No, no. He had bought Demon's Souls about the same time, and the game basically sucked all his time. When I got my PS3 several months ago, I knew I had to check this game out. I started playing off and on and was really digging it (still am by the way).  As for my friend, he said he was really stuck on the last boss and was taking a break from it.  A couple months ago as I was getting closer to the end he said, "hey - I'm going to hold off on the last boss until you are closer to my soul level. That way I can summon you and we can beat the last boss together!"  Great plan - sounds awesome!  One problem - I accidentally beat the game tonight.  Okay, so maybe I didn't so much beat the game, as the phantoms I summoned. Oops!  ;)    
I'd been playing the game for a few months without ever summoning other players, and I'd never been invaded up until this week. (I almost always played in soul form).  But after trying the Penatrator on 1-3 several times, I decided to try for some help.  That's what the feature is there for, right?  So I pulled a guy into help and just like that the Penatrator bit the dust. Then I went on to face the black phantoms in the next section. Archers down, no problem. First phantom down, no problem. Second phantom (pesky archer) gave me a little trouble because I got too close and pulled in the third phantom (big dude). After a few times dying and breaking my sword and shield on that guy, I decided to try for some help again. I summoned two phantoms and just like that the phantoms were down. Now, that's where I should have turned around. Instead I ran along behind these guys as they cleaned up.  And I cleaned up the loot!  One of them left at the dragon, but the other one led me all the way to the final boss (false king) and I am not lying when I tell you this guy beat him in less than thirty seconds.  I managed to get in four hits with my sword in a quick combo when he had his back turned, and just like that he was down.  I went on the end game, thinking the big hard boss must be coming up soon. But no - killed the real king (slug thing).  Even after that, I was still so sure that there must be more ...

 Correct me if I'm wrong, but I think that's it. Now I'm in NG+.  Cracks me up - my friend won't be too happy, but neither was I when he didn't posse up with me this past summer. Haha!  Still, I can't help but feel I got robbed of the final boss experience that should accompany any action/rpg.  I can still remember the days spent trying to beat Ares or Zeus on hard in the GOW games, for example. Or even the hours poured into the Maneater and Flamelurker in Demon's Souls.  The sense of triumph and near disbelief that I actually did it, standing in my living room with my fists pumping the air while my neighbor out smoking on her porch gave me weird looks.  None of that tonight. Just me on my couch, thinking, "that's it?"  Oh well. That's what I get for summoning I suppose.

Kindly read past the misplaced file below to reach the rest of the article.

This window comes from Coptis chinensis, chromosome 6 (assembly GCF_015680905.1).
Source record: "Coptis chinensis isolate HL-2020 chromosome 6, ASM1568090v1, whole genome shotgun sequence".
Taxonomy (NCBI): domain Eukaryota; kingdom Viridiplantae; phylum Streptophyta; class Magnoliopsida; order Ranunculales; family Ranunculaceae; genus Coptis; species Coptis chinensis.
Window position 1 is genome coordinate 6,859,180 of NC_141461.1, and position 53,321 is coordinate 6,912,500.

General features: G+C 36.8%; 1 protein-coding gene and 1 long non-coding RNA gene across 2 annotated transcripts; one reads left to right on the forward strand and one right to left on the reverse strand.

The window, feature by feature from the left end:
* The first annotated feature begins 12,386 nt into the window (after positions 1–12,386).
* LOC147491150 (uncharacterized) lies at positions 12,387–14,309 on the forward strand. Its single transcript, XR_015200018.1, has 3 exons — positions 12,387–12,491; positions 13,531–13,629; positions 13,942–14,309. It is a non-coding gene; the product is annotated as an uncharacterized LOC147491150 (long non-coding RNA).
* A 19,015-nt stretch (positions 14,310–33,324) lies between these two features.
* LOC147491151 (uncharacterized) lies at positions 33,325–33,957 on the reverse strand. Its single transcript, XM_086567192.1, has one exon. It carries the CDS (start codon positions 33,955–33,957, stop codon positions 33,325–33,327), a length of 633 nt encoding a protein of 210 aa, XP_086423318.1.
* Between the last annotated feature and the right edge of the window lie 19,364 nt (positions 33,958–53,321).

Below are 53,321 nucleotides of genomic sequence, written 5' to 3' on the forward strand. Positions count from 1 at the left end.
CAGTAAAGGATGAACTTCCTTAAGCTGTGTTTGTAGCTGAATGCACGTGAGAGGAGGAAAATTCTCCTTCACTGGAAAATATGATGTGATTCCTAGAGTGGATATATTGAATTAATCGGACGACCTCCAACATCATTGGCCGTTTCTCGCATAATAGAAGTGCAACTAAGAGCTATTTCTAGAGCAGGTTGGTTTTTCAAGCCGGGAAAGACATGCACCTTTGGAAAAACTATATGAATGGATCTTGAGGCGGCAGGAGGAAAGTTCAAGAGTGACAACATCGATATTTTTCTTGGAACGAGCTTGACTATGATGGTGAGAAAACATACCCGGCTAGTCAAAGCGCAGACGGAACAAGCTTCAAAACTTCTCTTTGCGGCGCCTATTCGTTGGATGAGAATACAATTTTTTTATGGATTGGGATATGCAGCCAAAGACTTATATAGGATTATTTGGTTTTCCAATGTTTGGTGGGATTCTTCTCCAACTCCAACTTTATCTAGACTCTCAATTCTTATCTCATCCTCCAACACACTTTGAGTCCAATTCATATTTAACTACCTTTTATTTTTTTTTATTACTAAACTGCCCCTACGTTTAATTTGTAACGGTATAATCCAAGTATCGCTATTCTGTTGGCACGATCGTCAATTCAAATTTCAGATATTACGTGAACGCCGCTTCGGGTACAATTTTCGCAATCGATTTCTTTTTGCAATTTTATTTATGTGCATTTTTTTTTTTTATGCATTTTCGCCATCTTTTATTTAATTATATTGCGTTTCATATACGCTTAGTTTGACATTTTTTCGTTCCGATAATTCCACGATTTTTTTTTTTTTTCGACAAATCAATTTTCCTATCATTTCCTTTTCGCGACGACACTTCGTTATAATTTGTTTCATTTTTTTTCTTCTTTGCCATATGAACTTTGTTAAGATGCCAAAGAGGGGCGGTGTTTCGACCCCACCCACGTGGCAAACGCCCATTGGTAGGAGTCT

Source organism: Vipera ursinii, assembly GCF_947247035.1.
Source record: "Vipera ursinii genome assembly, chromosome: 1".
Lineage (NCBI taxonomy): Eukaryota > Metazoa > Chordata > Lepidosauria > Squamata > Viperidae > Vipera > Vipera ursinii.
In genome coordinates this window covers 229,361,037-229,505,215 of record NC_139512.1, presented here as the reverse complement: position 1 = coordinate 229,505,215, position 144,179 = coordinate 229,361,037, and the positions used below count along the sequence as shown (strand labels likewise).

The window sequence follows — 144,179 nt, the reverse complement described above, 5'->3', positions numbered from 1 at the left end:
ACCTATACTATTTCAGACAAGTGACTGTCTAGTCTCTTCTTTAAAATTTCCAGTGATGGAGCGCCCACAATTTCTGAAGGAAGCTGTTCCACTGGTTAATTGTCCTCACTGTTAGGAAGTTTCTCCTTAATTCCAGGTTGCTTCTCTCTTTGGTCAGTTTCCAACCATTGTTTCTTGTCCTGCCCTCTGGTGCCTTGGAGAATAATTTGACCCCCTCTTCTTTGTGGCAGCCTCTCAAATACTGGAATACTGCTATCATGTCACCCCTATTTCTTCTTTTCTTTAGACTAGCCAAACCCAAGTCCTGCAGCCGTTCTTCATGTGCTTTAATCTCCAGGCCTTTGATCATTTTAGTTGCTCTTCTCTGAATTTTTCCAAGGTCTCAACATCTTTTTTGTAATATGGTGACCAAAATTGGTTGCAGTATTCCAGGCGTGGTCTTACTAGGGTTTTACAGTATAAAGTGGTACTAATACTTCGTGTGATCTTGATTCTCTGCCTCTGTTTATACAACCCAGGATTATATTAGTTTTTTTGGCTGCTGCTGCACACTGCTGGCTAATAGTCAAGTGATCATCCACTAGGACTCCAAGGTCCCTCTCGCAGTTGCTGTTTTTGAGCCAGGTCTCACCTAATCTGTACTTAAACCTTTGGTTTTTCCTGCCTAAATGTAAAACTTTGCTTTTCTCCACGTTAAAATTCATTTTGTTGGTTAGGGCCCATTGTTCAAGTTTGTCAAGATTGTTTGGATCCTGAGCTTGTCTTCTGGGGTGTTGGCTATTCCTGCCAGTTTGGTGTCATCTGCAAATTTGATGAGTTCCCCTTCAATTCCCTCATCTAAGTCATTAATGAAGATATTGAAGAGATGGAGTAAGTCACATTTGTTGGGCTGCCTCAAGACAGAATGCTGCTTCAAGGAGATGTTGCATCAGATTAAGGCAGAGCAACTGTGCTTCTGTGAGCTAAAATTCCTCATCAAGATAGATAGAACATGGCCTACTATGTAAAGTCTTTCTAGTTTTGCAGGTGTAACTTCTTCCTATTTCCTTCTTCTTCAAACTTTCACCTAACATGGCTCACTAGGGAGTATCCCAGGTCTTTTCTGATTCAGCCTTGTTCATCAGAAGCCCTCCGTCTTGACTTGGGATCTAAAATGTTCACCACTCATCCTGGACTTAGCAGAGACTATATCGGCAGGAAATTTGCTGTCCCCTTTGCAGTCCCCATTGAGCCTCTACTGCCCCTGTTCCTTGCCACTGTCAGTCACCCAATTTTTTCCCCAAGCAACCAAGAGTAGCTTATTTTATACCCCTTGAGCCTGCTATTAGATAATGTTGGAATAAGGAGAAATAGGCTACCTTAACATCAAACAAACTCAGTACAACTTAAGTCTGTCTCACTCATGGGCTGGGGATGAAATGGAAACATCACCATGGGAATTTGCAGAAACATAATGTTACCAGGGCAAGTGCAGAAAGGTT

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revisiting dragon age: origins

Even though I just got a PS3 about 2 months ago, it has been sadly under-utilized. Demon's Souls is calling me, haunting me, and MGS4 is sitting in its case somewhere wishing I'd finish it, but lately I've been playing more 360 and PC.  The main focus has been beating Dragon Age. 
So I picked the PC version about a year ago now, and played it, loved it, but then got stuck on a couple tough boss fights and basically gave up. Yes, I had the game on easy (I think), but I'm thinking the problem was I just hadn't built myself a very useful character and did know which party members to pick or how to level them up well.  Since then I've done quite a bit of reading about strategy. I'm now a mage instead of a warrior and I've got a pretty good party around me so that while I'm still playing on easy, I pretty much never die unless I'm up against a real badass or I'm just getting lazy and not pausing enough.  Yes, I know -  I really must suck if I'm on easy, but honestly at this point I really just want to see the game through to the end and don't want to have to retry certain parts multiple times.  It's amazing how much easier it's been this time through. One of the bosses I got really stuck on last time (probably last March or April or so) was the Brood Mother.  I could not beat her!  This time through I beat her on my first try. Yipee!  So I guess playing on easy is just the way I'm enjoying the game - it works.  Anyway, not sure if I'm going to get into any of the DLC, but Dragon Age 2 does look pretty enticing.